What is it that drives us to anthropomorphize our pets? I suppose to some degree it’s human nature. We’ve been doing it for thousands of years, really. Many of Aesop’s fables revolved around talking animals. Most recently, think of Lewis Carroll’s Alice in Wonderland, or even Margery Williams’ The Velveteen Rabbit.
I wonder about that because of a decision my wife and I made today. One of our dogs, a German Shepherd mix who has been more than normally protective and aggressive since we got him, is getting more so these last few years. He’s bitten his dogmate at least three times, and 7 of our 8 children at least once. He’s bitten several neighbor children as well. He’s gone after my wife when she comes to hug or kiss me. It’s random; many times he waits until the person is moving away from him.
But after a bite yesterday of another neighbor child, we realized we can’t trust him any longer, and he can’t stay with us. When you come to a realization like that, you have two options: surrender, or euthanasia. Surrendering a nine-year-old dog with a bite history is not a realistic option. I knew the first time I suggested it that his chances of adoption were nil at best. So tomorrow afternoon, I will drive him to our vet, and I will come home alone.
I feel no small amount of guilt over this. I’m supposed to be the alpha of our pack. I’m supposed to be the one to train him, and let him know when he’s getting out of line, and I can’t help but feel that I’ve failed in that task. My logic is that if I had done a better job of training him and controlling him when he was younger, we wouldn’t have this issue now. If it were a sudden-onset issue, I could chalk it up as a cranky old dog. He’s a shepherd, and he’s nine. He’s entering the “Hey you kids, get off my lawn” stage of his life, or he should be. But it’s gone on since we found him as a stray pup. There were better and worse times, but it’s gone on for a long time.
Maybe he just thinks he’s being protective. The baby, who’s four, has never been bitten. She can flop on him, lay on him, squeeze the stuffing out of him, and he won’t blink. He’s never come near me, either, or challenged me in any way. But everyone else in the family has been snapped at, nipped, or bitten. So I suppose in some way he might think he’s just protecting me. But if that’s the case, I don’t understand why that protection doesn’t extend to other members of the family. I haven’t made any special effort to bond him to me.
As I anthropomorphize him a bit more, and let my guilt shape that picture, I have to wonder what he’s going to think tomorrow afternoon. He’s not afraid of the vet, but not a big fan, either, so the trip won’t be a big deal. He’s had injections before too, so that shouldn’t throw him. If everything is done right, he’ll just go to sleep. I’ve read “The Rainbow Bridge” many times; this is not the first pet I’ve lost, nor is it the first time I’ve asked the vet to help. But it is the first time I’ve had to do this for a behavior issue. The only other time the vet has helped, it was a sixteen-year-old blind poodle with bad knees. She was not living a good life, but was just too stubborn to give up. I can’t even pretend to be noble about tomorrow though. It’s purely a protection issue. I have to protect my kids, and guests, so the dog is expendable.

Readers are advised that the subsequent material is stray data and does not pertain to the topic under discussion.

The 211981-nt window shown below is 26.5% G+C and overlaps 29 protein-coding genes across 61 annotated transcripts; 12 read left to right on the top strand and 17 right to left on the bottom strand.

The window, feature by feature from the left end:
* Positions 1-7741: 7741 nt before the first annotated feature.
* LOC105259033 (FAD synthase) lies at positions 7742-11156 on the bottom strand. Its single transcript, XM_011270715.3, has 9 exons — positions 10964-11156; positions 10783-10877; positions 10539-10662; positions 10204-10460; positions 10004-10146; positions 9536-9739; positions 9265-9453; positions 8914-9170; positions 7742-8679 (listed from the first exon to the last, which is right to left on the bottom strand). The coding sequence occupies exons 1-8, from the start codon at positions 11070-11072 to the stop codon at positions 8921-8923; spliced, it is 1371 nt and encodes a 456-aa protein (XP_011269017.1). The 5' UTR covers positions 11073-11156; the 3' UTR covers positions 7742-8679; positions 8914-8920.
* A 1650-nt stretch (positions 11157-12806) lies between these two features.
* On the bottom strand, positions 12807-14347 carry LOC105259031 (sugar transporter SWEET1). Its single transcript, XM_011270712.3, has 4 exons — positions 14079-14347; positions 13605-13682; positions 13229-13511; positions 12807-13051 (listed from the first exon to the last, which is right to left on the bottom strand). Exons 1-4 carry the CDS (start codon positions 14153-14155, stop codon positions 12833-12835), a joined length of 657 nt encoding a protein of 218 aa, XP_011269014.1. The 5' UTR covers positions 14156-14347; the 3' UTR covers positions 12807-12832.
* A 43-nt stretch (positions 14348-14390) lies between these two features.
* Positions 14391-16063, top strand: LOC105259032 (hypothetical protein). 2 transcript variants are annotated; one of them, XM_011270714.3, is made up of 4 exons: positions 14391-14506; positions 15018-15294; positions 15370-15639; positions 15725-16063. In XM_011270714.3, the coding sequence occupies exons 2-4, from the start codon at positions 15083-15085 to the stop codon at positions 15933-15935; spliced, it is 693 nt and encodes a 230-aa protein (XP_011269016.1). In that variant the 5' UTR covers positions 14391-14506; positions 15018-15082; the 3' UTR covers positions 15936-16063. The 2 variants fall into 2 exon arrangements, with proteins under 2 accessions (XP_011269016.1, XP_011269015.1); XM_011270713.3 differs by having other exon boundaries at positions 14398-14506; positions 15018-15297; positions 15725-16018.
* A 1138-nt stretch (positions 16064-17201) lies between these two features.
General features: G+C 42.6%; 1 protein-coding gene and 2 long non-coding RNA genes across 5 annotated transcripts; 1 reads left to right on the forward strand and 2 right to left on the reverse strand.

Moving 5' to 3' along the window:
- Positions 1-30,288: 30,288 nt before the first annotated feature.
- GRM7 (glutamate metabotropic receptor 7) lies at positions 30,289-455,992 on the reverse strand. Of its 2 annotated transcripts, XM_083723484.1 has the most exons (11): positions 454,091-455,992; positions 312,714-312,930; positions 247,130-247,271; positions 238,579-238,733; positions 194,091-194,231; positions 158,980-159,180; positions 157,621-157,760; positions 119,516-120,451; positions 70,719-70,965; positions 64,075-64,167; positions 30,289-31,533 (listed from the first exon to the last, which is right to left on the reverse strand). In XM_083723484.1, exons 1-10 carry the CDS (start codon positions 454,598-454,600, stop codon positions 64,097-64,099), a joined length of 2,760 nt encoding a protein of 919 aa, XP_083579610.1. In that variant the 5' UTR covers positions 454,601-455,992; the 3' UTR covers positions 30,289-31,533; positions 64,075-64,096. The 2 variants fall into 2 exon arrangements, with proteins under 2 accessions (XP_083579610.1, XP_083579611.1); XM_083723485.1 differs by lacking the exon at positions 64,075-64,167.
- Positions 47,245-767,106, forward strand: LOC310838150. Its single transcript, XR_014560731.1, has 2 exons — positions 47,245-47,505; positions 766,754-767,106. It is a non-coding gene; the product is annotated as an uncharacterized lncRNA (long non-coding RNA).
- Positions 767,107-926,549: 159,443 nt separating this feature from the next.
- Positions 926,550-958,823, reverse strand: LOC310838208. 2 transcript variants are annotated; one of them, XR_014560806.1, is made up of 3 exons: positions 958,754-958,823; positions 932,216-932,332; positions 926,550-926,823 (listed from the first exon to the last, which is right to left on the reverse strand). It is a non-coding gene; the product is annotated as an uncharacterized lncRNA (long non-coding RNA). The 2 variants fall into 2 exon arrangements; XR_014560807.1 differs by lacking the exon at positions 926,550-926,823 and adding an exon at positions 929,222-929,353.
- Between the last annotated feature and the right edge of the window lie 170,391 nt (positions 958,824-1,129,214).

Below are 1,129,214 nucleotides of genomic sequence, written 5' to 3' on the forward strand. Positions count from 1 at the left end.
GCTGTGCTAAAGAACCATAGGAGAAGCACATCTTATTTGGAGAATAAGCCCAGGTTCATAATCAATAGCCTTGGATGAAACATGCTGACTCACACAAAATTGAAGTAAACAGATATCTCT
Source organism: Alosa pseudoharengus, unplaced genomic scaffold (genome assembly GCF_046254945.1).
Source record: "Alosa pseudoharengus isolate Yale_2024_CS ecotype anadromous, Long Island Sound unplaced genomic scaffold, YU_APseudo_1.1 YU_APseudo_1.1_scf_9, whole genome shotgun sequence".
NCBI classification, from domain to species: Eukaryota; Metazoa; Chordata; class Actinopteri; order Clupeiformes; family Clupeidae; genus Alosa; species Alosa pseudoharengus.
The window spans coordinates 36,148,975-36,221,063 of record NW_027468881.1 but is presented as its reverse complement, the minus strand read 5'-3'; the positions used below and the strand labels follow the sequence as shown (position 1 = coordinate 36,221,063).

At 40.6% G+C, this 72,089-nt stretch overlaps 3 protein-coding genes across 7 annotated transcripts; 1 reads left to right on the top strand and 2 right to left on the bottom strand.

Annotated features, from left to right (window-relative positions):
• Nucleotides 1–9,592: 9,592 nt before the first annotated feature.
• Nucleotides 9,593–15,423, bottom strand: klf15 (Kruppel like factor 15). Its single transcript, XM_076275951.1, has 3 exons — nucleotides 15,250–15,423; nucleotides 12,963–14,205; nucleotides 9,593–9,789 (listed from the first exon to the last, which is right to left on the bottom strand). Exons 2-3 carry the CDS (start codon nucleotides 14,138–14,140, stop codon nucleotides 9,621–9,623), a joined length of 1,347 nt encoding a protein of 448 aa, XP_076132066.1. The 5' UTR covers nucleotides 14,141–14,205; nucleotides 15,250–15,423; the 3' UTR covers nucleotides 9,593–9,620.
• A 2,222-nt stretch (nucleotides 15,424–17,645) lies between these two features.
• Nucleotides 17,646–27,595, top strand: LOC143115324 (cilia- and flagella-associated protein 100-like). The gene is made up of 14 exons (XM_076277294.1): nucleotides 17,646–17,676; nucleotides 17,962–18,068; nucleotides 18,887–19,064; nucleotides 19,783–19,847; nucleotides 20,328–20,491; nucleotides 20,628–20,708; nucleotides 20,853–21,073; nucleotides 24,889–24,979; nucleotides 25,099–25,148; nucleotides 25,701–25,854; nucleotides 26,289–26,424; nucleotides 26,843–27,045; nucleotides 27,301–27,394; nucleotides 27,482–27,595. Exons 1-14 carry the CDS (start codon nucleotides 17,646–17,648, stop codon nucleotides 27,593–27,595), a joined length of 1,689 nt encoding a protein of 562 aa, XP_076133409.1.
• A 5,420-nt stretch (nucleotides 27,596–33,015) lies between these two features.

Does he know that? If I meet him again by the Rainbow Bridge, will he greet me with wagging tail and excitement, focusing on the good times he had with our family? Or will he snarl at me as he remembers what I did? Will I face an accusative face, asking me, “What did I do? I was just trying to take care of you.”
Intellectually, I know, or at least strongly believe that he’s not going to realize anything is different about tomorrow. I’m sure he’ll pick up that the kids are distressed. He might notice that they’re spending more time with him than they usually do. But he won’t understand why. He might notice their faces taste more salty, but he won’t comprehend what it means.
More importantly, I hope my children who understand what’s happening tomorrow eventually understand why it had to be done. Tonight as we told them of our decision, many tears were shed, especially by my oldest daughter. She adores animals, and wants to work with horses when she’s older. She’s been teaching the dogs to jump the last few months, and Chester was taking to it pretty well for a nine-year-old dog. But now I’m taking that away from her. And she knows what’s going to happen, as do some of the older children. We didn’t go into detail with the younger ones; we just told them that I was taking him to the vet, and he wasn’t coming home with me. But the older ones know. It was only five years ago that we lost our cat Niban, so they know. I just hope and pray that they understand why we’re doing this, and that one day they’ll forgive me for the pain I’ve caused.